“Elizabeth Bennet has graciously volunteered to go first!” Mr. Lucas announces.

Yep. Thanks, Mom. I wince. I feel about fifty sets of eyes on my flushed face. I can’t back out or my mother will kill me, so I make my way up to the stage. Lucky for me, Mr. Lucas has found a hand-held microphone, so I don’t have to completely humiliate myself with that horrific headset. I take the mic from him.

“What will you be singing?” he prompts.

“Ole reliable,” I say into the microphone and my voice bounces back at me through the speakers. I catch Jane cover her mouth to suppress a laugh.

“I don’t think I know that one!” Mr. Lucas chuckles uncomfortably, looking to the audience as if they’ll tell him what I’m choosing. I have about a split second to decide if I want to attempt something serious or choose Wham! and embarrass my mother. She doesn’t give me that choice either and the marked notes of Landslide buzz through the poorly balanced amps behind me. Mr. Lucas lumbers offstage and gives me the floor.

The hair on the back of my neck prickles in the way it only does for hooligans. I am not the world’s greatest singer, but I can carry a tune in a bucket. And I don’t even fumble the words, shockingly. Lucky for me, the karaoke version of the song is short. When I’m finished, Mr. Lucas retrieves the microphone from me, hands me a participation certificate, and several people clap. I stuff the certificate in my pocket and retreat to Charlotte as she slips into the tent looking disheveled.

“What happened to you?” I whisper, linking my arm through hers and leading her to a table near the back of the tent. She smiles and shakes her head. Charlotte’s mother takes the stage to sing some musical theatre standard, to nobody’s surprise. Moments later, Caroline Bingley enters the tent looking equally mussed. Oh, good gravy. My eyes get huge, I know, because Charlotte holds her hand up to shield herself from my judgment.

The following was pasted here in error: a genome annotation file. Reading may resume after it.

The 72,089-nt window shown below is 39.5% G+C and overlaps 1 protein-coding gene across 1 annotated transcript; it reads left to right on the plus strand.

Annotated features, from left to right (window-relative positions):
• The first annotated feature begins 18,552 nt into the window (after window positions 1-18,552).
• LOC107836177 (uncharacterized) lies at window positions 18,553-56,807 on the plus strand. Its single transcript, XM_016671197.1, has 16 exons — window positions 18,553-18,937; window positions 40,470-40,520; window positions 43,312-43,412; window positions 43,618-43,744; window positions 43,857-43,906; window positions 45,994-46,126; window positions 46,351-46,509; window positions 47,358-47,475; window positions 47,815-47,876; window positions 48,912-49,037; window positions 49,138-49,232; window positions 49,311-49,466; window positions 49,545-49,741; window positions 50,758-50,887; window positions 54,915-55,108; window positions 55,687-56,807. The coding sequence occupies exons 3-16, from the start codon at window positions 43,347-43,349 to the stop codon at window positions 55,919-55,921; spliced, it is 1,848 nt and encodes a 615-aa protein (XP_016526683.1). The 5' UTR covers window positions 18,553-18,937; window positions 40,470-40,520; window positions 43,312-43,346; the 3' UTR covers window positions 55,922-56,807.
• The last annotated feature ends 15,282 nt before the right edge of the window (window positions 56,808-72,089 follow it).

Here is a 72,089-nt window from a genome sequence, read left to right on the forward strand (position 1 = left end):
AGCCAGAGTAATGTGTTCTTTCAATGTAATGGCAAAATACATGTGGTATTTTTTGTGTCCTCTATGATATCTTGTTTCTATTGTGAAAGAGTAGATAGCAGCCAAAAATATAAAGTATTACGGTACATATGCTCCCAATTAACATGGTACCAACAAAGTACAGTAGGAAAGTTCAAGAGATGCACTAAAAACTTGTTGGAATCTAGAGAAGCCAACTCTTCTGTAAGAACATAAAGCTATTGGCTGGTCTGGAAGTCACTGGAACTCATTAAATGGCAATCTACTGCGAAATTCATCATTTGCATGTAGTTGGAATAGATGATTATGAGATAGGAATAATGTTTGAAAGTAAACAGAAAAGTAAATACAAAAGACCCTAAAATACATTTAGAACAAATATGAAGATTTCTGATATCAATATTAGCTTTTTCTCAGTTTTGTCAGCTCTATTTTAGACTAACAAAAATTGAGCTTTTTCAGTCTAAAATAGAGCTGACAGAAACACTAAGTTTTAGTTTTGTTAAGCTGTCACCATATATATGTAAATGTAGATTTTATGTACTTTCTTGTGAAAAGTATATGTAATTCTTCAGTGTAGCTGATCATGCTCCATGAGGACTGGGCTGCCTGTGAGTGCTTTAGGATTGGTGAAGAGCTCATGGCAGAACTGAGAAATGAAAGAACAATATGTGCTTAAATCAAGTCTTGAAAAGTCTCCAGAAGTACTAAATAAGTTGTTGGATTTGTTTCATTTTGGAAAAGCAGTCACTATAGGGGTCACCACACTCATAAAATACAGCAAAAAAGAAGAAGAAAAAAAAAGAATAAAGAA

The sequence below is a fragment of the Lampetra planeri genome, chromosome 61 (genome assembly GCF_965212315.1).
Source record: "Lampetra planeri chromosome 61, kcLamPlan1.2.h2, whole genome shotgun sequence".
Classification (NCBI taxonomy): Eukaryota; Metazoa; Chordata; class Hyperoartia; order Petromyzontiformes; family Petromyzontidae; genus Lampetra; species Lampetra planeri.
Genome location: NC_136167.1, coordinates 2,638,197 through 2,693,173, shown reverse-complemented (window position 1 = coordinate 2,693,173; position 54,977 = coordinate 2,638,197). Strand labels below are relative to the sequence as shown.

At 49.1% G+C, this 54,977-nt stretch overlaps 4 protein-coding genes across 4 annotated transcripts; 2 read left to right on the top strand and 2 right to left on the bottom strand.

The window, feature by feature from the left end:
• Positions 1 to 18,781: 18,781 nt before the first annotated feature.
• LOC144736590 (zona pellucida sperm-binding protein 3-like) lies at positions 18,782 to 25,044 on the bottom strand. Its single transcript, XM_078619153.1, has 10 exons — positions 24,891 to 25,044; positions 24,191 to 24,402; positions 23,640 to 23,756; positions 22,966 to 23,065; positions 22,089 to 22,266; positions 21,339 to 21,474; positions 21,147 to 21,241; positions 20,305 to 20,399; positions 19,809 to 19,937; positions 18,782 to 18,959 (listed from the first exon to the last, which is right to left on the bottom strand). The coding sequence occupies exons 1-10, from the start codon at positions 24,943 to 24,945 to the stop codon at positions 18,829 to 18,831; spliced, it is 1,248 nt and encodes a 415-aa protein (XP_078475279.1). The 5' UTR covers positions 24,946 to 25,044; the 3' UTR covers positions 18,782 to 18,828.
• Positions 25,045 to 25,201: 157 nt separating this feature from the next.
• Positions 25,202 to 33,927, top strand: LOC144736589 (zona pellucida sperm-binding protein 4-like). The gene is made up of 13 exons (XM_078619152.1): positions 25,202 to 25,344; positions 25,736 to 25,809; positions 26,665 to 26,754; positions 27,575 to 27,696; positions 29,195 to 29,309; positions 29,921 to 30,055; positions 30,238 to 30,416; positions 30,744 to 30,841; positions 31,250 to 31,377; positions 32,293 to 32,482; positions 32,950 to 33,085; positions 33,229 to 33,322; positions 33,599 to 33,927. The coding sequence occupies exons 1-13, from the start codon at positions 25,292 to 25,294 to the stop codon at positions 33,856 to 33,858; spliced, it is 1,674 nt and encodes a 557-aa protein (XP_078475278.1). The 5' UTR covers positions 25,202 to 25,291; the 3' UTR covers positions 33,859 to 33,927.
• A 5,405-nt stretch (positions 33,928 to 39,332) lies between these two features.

“Shush!” She warns.

“You work fast--”

“Shut up!” Charlotte says, punching my shoulder. “I don’t have any idea what you’re talking about.”

“Oh, yes you do!” I whisper. She bites her lip to keep from laughing. “Tell me!”

“Go outside,” she says. She pushes me out of my chair and we duck under the tent wall. Charlotte pulls me off towards the street barricade, where Mrs. Lucas’ caterwauling is but a distant, dying cat.

“Well?” I ask quietly, just in case anybody is nearby. I don’t want to humiliate Charlotte, but I need to know everything now.

“We happen to both enjoy ferris wheels,” Charlotte says.

“Oh my god!”

“That’s what she said too,” she beams. I cover my mouth to keep from full-on cackling. Charlotte straightens her shirt but she can’t stop smiling.

“Did you say anything after? What’s the deal?” I ask.

“She looked like she might vomit, and I said that I wouldn’t blab to everyone, which I have failed at miserably--”

“I’m silent as the grave!”

“--and she said nobody knows.” Charlotte points to herself and giggles. “Except for my lips. They definitely know.”

I have to sit to contain the outrageous giggles. We wind up sitting on the curb, leaning against each other, each unable to breathe or speak for laughing. My life would be boring and serious without Charlotte for my best friend. She is bravery incarnate. When our giggles calm down, she sighs happily.

“You hardcore made out with Car--”

“We shouldn’t keep talking about this,” Charlotte says, though her eyes are still sparkly with self-pride.

“She needs a code name!” I say. “Hold on, let’s anagram it.” I pull the crumpled certificate out of my sweatshirt pocket and smooth it on my knee. Charlotte hands me a pen and I write out her name. CAROLINE BINGLEY. Then, I write out the letters in alphabetical order. ABCEEGIILNNORY.

It takes about twenty minutes but the only interesting thing we come up with is “Generally Bionic”. In the end, we agree to call her Ferris, because nobody will suspect it’s Caroline, unless we talk about it in front of the sixty-something Ferris wheel operator. To assuage Charlotte’s fear of betraying Ferris to the rest of Longbourne Park, we burn my karaoke certificate in the middle of the pavement, like the true rebels that we are. Charlotte insists I replace my certificate with Pat Benatar, so we return to the tent.